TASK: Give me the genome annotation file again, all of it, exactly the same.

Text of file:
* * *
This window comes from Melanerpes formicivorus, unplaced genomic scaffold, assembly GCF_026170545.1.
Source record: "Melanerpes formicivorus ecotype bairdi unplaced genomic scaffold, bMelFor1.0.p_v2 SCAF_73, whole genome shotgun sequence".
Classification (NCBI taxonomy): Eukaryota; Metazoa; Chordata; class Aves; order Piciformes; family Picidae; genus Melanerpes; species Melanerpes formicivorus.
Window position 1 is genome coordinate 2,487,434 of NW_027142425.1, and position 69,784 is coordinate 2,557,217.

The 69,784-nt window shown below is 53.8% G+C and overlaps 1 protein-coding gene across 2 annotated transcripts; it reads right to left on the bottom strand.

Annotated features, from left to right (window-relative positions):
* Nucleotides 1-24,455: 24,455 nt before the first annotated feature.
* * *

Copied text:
This window comes from Melanerpes formicivorus, unplaced genomic scaffold, assembly GCF_026170545.1.
Source record: "Melanerpes formicivorus ecotype bairdi unplaced genomic scaffold, bMelFor1.0.p_v2 SCAF_73, whole genome shotgun sequence".
Classification (NCBI taxonomy): Eukaryota; Metazoa; Chordata; class Aves; order Piciformes; family Picidae; genus Melanerpes; species Melanerpes formicivorus.
Window position 1 is genome coordinate 2,487,434 of NW_027142425.1, and position 69,784 is coordinate 2,557,217.

The 69,784-nt window shown below is 53.8% G+C and overlaps 1 protein-coding gene across 2 annotated transcripts; it reads right to left on the bottom strand.

Annotated features, from left to right (window-relative positions):
* Nucleotides 1-24,455: 24,455 nt before the first annotated feature.